Poland has become second country after Mexico to receive a flexible credit line from the International Monetary Fund (IMF). The IMF has approved a credit line of $20.6 billion (£13.6 billion).
The new flexible credit line is being offered to strongly performing economies with a solid record of timely and effective policy adjustments.
According to an IMF statement, the Polish government has announced it “intends to treat the credit line as precautionary”.
The IMF says the credit will help Poland maintain access to capital markets and its economy will be better placed to weather the crisis than many regional peers.
Poul Thomsen, the IMF’s mission chief for Poland, said that while the global crisis has hit Poland hard, it has preserved access to international capital markets, contrary to many peers in the region.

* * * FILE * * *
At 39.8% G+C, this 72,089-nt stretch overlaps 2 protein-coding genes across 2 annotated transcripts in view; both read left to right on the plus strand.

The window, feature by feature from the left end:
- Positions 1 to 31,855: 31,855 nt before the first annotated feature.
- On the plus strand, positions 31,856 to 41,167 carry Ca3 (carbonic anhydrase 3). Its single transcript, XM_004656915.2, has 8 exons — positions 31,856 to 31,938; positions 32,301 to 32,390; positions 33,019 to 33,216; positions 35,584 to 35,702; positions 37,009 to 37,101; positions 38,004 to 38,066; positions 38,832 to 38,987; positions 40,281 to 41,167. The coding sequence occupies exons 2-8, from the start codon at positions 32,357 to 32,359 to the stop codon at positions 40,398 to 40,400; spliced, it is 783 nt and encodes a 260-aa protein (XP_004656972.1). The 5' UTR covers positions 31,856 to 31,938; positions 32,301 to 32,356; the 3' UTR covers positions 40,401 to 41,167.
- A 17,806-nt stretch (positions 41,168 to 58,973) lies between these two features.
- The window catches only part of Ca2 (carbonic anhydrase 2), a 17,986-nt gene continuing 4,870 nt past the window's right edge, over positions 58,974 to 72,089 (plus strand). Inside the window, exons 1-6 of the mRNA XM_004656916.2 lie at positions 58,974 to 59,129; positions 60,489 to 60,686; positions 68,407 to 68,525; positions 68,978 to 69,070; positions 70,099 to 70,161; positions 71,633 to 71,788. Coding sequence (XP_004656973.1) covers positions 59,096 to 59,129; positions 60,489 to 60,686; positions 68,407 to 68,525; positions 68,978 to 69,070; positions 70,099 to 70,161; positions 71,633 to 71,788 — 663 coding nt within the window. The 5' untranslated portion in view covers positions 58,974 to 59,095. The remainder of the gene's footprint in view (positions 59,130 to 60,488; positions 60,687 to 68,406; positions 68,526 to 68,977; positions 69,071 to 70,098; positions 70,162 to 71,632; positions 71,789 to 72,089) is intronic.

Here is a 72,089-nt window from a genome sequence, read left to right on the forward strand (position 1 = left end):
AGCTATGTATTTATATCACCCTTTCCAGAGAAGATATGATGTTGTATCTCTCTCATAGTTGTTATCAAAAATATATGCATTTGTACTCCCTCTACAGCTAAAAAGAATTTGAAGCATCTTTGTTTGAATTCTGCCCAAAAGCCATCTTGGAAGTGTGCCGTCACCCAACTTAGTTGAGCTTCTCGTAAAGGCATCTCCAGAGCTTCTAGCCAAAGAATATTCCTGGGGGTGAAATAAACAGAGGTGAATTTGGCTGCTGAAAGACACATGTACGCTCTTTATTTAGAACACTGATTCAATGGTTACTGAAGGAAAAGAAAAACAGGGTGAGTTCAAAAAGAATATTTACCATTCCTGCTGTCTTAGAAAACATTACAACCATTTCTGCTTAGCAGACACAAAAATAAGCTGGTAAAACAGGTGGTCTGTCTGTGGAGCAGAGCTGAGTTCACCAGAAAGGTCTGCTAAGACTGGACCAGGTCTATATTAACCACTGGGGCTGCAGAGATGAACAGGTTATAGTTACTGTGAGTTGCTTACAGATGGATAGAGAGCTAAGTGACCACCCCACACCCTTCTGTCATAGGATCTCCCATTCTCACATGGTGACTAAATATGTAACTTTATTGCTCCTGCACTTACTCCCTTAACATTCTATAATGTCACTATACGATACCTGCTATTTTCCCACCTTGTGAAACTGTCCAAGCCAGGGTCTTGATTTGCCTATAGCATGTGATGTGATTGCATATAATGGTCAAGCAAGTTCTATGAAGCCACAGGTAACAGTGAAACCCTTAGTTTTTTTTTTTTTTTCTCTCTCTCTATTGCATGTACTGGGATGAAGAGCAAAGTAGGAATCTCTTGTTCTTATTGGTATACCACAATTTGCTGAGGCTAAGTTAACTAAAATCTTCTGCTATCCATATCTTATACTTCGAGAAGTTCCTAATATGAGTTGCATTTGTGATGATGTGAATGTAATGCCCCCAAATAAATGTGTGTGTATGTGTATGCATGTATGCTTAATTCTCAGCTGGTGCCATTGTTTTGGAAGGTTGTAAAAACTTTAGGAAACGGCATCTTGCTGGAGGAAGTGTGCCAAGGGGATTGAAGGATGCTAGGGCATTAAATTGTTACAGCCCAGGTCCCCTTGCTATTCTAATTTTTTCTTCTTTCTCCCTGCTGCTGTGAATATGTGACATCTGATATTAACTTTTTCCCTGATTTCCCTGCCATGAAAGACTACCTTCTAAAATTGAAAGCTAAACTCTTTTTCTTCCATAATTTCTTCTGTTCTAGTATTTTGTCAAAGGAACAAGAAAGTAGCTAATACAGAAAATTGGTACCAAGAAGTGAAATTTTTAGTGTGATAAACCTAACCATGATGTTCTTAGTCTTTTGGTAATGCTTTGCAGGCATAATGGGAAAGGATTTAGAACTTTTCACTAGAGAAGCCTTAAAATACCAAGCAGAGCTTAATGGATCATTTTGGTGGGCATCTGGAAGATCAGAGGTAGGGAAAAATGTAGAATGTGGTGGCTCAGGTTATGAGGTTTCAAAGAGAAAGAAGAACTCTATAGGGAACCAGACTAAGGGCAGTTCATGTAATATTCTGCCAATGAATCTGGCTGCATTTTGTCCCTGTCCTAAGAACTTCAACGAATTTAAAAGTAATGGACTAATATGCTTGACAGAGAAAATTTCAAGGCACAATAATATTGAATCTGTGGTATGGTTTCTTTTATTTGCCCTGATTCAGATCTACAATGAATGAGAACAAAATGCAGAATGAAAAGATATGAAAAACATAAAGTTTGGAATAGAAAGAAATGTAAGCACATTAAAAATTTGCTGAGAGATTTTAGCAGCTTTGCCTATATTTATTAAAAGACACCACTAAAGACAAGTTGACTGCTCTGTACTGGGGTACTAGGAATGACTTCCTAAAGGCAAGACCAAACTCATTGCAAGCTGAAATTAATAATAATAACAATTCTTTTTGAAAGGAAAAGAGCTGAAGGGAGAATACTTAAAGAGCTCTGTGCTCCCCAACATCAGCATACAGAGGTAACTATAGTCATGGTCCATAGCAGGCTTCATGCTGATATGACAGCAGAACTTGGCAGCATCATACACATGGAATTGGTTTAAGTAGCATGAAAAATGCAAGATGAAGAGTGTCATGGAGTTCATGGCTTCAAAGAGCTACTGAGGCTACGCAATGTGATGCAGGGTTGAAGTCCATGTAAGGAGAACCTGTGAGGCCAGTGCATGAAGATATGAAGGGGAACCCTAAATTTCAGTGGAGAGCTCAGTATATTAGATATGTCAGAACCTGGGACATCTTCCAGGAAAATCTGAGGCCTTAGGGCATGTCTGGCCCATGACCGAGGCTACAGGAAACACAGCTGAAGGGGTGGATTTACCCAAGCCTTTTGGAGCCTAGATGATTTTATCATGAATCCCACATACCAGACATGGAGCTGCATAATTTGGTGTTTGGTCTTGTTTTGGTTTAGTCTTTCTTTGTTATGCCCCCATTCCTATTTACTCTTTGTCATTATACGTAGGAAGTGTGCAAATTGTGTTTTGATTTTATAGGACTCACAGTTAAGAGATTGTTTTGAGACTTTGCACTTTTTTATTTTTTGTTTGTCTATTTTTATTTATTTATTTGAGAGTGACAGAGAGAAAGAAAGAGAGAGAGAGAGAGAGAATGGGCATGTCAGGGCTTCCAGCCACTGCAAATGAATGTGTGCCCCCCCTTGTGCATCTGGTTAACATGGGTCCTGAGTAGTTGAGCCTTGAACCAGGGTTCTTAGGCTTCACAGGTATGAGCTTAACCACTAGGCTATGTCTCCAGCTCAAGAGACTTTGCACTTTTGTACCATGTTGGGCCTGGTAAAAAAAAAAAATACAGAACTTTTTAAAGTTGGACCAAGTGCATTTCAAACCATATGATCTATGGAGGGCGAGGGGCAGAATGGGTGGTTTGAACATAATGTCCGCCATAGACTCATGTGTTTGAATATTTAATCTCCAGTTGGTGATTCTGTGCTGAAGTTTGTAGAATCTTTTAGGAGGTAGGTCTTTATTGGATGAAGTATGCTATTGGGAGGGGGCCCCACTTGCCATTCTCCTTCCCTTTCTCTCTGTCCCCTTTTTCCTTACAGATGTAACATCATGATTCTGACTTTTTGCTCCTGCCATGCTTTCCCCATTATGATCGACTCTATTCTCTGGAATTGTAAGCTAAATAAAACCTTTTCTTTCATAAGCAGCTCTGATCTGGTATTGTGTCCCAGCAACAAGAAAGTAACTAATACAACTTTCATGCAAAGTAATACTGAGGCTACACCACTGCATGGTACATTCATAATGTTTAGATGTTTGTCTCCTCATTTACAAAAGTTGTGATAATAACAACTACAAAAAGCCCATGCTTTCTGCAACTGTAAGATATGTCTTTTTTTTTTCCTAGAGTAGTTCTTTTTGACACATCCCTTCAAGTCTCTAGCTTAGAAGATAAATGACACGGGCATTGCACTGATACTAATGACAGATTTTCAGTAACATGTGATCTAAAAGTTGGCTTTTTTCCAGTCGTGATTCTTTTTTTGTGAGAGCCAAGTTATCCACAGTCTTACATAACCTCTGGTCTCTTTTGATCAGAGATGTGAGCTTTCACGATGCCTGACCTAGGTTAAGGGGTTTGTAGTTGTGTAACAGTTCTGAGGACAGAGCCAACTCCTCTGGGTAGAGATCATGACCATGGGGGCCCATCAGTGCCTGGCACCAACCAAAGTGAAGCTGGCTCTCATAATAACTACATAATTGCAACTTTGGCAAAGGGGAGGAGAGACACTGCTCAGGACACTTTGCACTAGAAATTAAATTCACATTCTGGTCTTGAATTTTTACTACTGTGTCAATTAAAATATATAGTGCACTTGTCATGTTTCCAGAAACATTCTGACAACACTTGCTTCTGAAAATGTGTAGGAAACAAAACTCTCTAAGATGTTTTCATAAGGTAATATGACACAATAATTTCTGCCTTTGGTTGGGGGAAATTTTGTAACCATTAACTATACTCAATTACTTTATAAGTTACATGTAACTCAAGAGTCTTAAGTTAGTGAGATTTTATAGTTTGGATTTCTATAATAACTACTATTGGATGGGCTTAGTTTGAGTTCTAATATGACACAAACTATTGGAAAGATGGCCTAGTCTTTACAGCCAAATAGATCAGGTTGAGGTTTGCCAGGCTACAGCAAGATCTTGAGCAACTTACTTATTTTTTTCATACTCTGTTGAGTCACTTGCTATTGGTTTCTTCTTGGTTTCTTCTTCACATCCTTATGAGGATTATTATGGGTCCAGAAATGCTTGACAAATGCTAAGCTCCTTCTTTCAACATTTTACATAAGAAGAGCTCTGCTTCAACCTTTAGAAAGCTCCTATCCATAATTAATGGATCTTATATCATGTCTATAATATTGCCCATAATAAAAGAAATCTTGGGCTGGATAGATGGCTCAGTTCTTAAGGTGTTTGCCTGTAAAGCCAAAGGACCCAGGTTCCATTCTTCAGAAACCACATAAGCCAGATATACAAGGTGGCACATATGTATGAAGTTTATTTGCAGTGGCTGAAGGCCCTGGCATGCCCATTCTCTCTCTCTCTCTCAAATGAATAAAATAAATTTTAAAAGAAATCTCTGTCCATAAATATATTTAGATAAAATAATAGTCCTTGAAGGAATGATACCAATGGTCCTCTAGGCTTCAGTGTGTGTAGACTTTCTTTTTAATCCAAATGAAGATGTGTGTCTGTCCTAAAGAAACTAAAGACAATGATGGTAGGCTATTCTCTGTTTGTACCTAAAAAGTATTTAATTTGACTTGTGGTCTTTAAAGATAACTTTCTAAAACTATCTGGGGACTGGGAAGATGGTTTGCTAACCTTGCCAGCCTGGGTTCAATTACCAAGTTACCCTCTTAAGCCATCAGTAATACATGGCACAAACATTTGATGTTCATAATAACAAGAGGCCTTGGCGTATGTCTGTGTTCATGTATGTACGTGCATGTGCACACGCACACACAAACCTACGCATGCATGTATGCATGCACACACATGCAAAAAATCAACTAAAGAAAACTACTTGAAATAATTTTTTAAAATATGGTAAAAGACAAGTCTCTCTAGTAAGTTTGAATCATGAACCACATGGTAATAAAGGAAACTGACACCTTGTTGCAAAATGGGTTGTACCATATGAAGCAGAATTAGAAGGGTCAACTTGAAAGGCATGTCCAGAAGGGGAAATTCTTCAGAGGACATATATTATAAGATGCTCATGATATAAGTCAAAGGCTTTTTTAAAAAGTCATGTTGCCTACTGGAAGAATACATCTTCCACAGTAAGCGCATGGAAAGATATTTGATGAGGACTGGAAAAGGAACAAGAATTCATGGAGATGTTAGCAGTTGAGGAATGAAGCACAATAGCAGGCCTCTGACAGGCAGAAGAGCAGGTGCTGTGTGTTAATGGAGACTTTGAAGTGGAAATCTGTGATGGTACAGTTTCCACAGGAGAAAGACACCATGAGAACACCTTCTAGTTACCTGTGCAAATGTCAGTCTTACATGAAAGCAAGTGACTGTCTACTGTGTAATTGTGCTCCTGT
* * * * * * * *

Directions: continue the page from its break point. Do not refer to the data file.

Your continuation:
The IMF is “already deeply involved in lending to those countries most hit by the crisis”.
IMF-supported programmes are helping countries such as Hungary, Latvia, Romania, and Ukraine fill financing gaps, ease the burden of fiscal adjustment, and repair banking systems, according to the fund. Counting the credit line to Poland, the IMF says it has to date extended loans to Europe worth more than $77 billion.